Two Years Later, and Counting : HEARTS of the CITY / Exploring attitudes and issues behind the news


When the shaking started in the predawn blackness, I was awake. For almost 30 years I have lived in California but until that morning two years ago, I had escaped any encounters with a large quake. I remember thinking, well, it’s finally happened and then being gripped by a morbid curiosity. How big, I kept wondering. How big?

Very big, it seemed. My house sits on a ridge in Studio City. Outside, blue flashes lit the neighborhood like lightning. The transformers were blowing. Inside, a roar filled the house. I could hear glass and heavy things smashing onto the floors. The house and the ground itself had taken on a rubbery quality, like something in a cartoon.

When it stopped, I picked my way toward the front door. A primal instinct seems to drive everyone from buildings in the wake of an earthquake. I found my neighbors already standing in their yards. No one seemed terrorized or even surprised by the quake, and no one seemed hurt. The neighborhood had escaped, we concluded, with only small damage.


We were wrong. I got in my car to check out the city, ever the journalist, and drove down my street toward Ventura Boulevard. But in the pure darkness, I never noticed in the next block that something was missing. Three houses, in fact. They had slipped down the hill and lay in smoking ruins. Even as I drove past, the occupants were tangled in the rubble, trying to crawl out. Some journalist.

In the end, the tally on our street grew larger. Two other houses were discovered with their foundations askew and declared unsafe. A third ended with the exquisite dilemma of a large, brick chimney resting horizontally on its roof, bending the rafters and threatening to crash through at any moment.


Now, two years later, our street seems to have made a comeback. Two of the houses that collapsed are being rebuilt by the very people who rode down the hill. And of the two houses with slipped foundations, one has been restored and the other is getting there.

But the site of the third collapsed house remains empty. And the owner of the house with the brick chimney on the roof walked away from the property. The bank took it over, lifted off the chimney, and is trying to sell it. No takers, yet.

You can see the same phenomenon all over the Valley and parts of the Westside. Huge amounts of money and energy have been thrown into the restoration. But the drama continues.

On street after street in Studio City, Reseda or Santa Monica you can still see the dumpsters at the curb, the forlorn buildings empty of people, the chain-link construction fences. It never seems to end. One set of houses and offices gets rebuilt only to have the dumpsters move down the street to the next set.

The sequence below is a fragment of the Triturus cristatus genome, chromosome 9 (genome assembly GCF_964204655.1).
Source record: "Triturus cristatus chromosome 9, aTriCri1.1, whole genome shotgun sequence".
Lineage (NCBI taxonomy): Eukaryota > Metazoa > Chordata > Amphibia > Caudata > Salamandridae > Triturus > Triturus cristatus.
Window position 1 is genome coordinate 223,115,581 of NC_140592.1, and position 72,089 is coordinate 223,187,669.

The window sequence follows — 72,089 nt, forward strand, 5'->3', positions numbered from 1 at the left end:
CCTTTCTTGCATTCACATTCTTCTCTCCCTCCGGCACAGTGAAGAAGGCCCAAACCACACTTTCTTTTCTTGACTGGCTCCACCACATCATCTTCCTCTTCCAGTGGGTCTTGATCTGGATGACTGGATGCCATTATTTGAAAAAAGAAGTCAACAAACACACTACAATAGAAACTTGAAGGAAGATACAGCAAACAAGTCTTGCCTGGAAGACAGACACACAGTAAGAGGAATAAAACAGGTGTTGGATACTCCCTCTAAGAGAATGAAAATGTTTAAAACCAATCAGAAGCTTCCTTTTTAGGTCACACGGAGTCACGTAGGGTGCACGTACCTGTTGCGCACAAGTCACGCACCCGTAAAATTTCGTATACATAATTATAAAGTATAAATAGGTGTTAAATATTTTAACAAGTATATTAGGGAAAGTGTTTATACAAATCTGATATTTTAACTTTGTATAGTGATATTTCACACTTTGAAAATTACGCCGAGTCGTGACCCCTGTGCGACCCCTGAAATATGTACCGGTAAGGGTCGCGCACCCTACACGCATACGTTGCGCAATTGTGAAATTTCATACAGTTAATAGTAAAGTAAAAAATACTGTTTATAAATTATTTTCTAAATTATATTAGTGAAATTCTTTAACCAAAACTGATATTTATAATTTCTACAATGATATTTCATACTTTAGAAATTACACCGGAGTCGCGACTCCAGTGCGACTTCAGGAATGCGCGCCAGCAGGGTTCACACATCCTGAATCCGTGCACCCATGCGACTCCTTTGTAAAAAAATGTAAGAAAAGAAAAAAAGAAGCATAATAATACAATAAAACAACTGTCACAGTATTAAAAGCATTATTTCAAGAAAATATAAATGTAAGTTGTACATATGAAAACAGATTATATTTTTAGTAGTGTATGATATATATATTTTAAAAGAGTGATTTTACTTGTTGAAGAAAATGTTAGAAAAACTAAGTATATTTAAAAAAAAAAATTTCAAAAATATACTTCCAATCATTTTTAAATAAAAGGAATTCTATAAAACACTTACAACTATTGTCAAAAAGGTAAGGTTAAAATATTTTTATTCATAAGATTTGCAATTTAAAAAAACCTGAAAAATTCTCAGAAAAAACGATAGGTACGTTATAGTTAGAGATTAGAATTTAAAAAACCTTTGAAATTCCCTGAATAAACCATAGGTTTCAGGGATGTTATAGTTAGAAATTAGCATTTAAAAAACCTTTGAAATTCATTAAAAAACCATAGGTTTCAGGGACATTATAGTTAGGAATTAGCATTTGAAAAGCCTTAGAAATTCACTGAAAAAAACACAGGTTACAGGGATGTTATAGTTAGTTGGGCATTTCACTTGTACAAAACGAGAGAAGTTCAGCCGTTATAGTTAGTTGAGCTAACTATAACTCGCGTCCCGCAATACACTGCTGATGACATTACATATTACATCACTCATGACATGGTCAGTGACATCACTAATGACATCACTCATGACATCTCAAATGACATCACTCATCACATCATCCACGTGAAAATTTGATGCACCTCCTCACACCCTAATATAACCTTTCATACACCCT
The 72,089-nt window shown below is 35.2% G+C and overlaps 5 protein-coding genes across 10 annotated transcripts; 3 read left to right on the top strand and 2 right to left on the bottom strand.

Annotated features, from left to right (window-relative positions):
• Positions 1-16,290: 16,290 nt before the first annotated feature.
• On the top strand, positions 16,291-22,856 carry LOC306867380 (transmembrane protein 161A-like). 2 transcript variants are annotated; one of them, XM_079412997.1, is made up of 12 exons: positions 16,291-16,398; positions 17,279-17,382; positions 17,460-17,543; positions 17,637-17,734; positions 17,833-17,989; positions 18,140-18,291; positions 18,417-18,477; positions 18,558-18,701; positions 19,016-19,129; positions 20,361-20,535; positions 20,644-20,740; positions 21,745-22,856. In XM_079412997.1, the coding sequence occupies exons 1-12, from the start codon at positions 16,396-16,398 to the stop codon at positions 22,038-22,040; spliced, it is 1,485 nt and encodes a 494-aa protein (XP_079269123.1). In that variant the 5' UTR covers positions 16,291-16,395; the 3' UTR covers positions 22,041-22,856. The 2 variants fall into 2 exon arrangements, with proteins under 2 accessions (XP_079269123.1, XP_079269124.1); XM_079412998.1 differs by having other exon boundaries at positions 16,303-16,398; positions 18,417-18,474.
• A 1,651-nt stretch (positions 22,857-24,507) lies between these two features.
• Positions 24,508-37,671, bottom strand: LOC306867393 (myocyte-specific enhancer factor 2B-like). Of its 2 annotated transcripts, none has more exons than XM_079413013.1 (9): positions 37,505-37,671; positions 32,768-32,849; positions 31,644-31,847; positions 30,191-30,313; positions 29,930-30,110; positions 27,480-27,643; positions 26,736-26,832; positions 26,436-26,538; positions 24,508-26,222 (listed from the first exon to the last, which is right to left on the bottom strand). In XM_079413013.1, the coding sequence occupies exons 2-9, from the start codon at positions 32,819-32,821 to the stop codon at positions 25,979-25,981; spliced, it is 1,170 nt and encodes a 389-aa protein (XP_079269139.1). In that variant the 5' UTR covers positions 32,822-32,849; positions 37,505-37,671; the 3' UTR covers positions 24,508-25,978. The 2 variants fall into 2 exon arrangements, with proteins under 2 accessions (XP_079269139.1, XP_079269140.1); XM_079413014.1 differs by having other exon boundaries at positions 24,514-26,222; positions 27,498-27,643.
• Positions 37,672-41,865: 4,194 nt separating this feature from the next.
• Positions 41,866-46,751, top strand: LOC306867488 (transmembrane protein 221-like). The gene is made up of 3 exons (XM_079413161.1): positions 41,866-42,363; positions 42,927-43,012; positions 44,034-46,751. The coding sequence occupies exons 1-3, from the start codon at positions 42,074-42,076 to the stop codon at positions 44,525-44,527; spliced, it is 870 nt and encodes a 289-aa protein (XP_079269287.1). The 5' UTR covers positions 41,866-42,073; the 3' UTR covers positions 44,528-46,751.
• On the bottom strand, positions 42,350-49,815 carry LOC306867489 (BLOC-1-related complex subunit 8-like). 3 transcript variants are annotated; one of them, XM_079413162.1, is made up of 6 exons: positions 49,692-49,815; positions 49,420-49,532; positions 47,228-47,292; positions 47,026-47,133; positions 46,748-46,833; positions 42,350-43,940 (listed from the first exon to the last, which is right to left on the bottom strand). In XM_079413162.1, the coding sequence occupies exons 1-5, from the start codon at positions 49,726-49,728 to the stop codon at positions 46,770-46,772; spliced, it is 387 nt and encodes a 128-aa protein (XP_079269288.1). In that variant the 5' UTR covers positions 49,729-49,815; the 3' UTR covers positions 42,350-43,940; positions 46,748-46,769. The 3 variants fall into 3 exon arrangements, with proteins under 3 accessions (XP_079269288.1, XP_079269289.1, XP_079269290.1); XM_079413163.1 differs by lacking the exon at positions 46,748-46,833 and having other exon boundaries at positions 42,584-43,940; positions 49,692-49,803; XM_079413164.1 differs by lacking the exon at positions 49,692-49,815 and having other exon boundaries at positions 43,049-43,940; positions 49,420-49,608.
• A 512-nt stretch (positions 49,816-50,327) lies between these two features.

I have friends who live just west of Coldwater in the Valley and in the past two years I have never driven down their street without seeing one house or another under serious repair. And so it goes.

The tenacity of the damage, in fact, represents one of the great and humbling lessons of the Northridge quake. True recovery does not happen in months or even a couple of years. The blows from a large earthquake go so deep that a city can spend billions of dollars toward recovery and still be working hard at it when the second anniversary arrives. That’s where Los Angeles finds itself today.

As long as we’re discussing lessons, there’s a couple more: Northridge has also crippled, perhaps fatally, the very concept of earthquake insurance. Even now, many new homeowners find it impossible to buy earthquake insurance at any price. Many others have seen their premiums double or worse. Some insurers, such as 20th Century, have withdrawn from the market altogether rather than face the prospect of another Northridge.

In many ways, California’s problem with earthquake insurance resembles the Gulf Coast’s problem with hurricane insurance. In both cases, solutions have been proposed but virtually all require the involvement of government. And thus they have languished.

Because companies have limited access to earthquake insurance, the next quake will likely produce much less in the way of recovery money. And that means the Next One could produce a sort of lingering death for the city it strikes.


That leaves us with the last issue, the intriguing and frightening question surrounding the Next One. We now know that, seismically speaking, California has entered an era of high activity. In the past decade the frequency of large earthquakes in the state has increased by several-fold.


What would happen if Los Angeles were hit by another Northridge, or its equivalent, before it emerged from the shadow of the last one? You could pose the same question for the Bay Area, which was hit by the Loma Prieta quake in 1989.

Would people start to give up, psychologically surrendering to the destruction? Would business begin shying away because of the danger and head for Utah instead?

The truth is, no one knows. This kind of seismic activity has not been seen since California was settled, so we are all pioneers of sorts. Like most pioneers, we are at the mercy of events. Perhaps the best thing to do is strap down your water heater, wait and watch. In good time, all will be revealed.